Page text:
1982 - Volume #6, Issue #1, Page #17[ Sample Stories From This Issue | List of All Stories In This Issue | Print this story | Read this issue]
Prize Bull Preserved For Posterity
That's what cattle breeder Wesley Ervasti did with his prize Hereford bull, Rusticana, when the bull's usefulness for breeding ran out. The carcass went into the usual hamburger, but the head was saved for mounting. For the past year the popular bull has looked out on customers of the First National Bank, of Menahga, Minn., where Ervasti does his banking.
Ervasti displayed the head in the bank of the farming community just for something different. But Rusticana's head has become so familiar, and such a conversation piece, that Ervasti may never get it into his home.
The head of Rusticana was mounted by a taxidermist in nearby Bemidji, Minn. Total cost to Ervasti was about $350. Taxidermist Wilson Naegeli has mounted a lot of fish, bear, deer and other wildlife over the years, but he'd never been asked to stuff and mount a domestic animal. "It's a great idea. There's no reason why livestock producers shouldn't have the heads of their favorite bulls, cows, horses, or even pigs mounted and displayed," he says.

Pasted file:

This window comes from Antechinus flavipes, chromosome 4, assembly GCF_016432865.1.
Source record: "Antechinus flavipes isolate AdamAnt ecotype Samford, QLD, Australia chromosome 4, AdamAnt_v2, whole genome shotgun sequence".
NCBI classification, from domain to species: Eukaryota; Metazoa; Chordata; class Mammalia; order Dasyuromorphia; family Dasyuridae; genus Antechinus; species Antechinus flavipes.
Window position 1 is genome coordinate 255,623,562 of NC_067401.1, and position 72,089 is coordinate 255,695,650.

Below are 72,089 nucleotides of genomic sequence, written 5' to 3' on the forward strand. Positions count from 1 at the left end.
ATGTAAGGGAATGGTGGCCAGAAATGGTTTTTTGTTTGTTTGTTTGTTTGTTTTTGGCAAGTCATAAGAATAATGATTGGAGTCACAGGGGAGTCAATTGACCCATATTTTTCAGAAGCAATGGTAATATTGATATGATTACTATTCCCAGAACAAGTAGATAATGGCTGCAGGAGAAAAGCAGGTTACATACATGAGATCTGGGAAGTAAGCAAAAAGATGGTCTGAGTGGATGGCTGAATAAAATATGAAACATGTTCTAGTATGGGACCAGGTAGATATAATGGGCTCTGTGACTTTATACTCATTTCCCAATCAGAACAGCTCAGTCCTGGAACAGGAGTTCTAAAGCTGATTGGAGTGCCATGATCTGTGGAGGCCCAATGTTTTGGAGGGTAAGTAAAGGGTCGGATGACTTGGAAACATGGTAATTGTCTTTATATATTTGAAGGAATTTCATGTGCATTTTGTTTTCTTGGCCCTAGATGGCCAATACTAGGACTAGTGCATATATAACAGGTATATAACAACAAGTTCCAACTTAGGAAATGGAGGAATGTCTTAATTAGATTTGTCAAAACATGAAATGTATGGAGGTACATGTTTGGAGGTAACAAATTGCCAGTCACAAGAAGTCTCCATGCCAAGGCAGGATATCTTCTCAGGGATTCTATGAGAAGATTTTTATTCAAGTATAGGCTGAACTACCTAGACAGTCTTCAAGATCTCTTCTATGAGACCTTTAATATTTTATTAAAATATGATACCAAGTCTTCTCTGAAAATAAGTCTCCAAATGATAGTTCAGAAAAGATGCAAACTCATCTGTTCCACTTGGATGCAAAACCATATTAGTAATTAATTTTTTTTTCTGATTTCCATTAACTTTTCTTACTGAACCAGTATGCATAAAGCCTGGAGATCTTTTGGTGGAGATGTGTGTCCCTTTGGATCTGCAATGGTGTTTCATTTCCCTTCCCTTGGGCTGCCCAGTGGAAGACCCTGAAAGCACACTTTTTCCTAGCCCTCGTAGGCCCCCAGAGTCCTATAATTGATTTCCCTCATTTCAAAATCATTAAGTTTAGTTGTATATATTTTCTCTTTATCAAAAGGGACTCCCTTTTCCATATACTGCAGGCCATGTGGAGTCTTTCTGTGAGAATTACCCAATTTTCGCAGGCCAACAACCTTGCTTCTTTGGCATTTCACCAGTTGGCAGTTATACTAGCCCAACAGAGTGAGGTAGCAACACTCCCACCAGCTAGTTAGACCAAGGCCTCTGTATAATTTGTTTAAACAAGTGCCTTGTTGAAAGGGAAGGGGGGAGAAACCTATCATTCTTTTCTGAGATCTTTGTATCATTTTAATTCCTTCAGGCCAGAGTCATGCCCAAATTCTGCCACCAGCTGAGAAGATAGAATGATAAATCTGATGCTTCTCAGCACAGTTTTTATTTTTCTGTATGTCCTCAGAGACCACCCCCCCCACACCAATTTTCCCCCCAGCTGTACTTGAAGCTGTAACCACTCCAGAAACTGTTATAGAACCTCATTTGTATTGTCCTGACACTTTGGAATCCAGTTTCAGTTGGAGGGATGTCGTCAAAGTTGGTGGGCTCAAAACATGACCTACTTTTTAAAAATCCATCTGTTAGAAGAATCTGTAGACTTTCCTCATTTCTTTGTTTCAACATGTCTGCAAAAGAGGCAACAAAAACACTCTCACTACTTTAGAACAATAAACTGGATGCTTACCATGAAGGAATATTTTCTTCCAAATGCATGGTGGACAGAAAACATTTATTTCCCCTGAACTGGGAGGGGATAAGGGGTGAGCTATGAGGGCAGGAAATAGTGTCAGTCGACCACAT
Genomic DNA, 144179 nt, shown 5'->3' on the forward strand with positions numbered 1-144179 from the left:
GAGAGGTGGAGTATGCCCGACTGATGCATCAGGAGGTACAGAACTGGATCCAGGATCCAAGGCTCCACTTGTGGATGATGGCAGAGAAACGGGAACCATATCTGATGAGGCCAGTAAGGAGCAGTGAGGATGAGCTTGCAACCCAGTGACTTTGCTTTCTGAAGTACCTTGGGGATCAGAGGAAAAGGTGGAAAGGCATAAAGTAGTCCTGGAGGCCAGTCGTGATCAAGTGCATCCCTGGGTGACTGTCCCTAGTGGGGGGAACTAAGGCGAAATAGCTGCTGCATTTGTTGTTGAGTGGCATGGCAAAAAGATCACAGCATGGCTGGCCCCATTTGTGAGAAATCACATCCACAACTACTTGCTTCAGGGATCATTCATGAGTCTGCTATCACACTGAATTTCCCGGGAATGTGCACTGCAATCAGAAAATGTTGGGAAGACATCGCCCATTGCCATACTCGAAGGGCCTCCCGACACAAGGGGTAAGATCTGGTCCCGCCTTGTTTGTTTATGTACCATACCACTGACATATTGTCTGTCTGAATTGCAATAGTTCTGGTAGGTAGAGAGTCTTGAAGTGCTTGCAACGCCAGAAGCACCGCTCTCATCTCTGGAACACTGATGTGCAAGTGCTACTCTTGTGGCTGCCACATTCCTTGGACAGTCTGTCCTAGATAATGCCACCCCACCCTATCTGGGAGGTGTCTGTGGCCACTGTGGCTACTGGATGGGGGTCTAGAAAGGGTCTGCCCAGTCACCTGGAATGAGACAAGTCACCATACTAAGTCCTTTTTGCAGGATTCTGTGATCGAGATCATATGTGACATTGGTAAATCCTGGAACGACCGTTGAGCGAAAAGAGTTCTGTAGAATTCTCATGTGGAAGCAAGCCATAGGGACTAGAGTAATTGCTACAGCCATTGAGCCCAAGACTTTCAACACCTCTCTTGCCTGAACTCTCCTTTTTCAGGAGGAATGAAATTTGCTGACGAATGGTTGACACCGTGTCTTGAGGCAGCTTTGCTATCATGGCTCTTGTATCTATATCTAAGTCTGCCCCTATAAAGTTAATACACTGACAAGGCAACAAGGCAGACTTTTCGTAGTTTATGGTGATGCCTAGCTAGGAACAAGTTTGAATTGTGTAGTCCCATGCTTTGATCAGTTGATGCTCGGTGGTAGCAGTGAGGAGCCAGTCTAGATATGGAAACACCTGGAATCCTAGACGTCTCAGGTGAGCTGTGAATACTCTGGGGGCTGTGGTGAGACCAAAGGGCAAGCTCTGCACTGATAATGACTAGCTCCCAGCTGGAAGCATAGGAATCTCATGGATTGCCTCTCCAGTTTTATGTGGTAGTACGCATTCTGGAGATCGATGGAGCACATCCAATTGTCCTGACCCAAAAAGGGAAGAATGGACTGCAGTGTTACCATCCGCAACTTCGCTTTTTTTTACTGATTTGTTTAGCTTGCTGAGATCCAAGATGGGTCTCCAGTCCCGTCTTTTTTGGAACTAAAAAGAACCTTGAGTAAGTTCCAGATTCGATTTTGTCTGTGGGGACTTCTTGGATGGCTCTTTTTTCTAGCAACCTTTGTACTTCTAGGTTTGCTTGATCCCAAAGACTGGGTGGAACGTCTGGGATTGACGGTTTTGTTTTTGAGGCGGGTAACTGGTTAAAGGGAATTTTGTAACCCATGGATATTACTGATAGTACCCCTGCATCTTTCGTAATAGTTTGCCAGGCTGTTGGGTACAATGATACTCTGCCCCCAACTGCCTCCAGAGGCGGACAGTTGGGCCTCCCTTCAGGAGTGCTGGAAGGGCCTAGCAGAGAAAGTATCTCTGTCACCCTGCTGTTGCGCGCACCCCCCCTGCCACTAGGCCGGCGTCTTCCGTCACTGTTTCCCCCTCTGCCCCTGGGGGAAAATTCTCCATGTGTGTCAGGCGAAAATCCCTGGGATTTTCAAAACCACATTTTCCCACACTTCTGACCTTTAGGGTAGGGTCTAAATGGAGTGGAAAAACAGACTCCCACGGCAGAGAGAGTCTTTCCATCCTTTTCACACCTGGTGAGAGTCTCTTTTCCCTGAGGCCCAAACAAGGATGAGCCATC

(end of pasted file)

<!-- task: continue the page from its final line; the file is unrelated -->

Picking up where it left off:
"I put four days of labor into Ervasti's bull. I had to saw off the horns and bolt them back on, send the leather out for tanning, 'then do the actual stuffing and mounting," he says. "Besides labor, there was the cost of a head form, glass eyes, and ear liners."
Naegeli says that the cost today would probably be about $400. There's a delay of several months, too, while the hide is cured and tanned. When it comes back, it goes through the same procedure as for mounting a deer or any other wild animal.
Ervasti farms about 800 acres in northern Minnesota where he raises Hereford cattle. His mounted bull head has received wide publicity in newspapers across the nation and was recently featured on Minneapolis television.
For more information, contact: FARM SHOW Followup, Wesley Ervasti, Rt. 1, Sebeka, Minn. 56477 (ph 218 564-4212).
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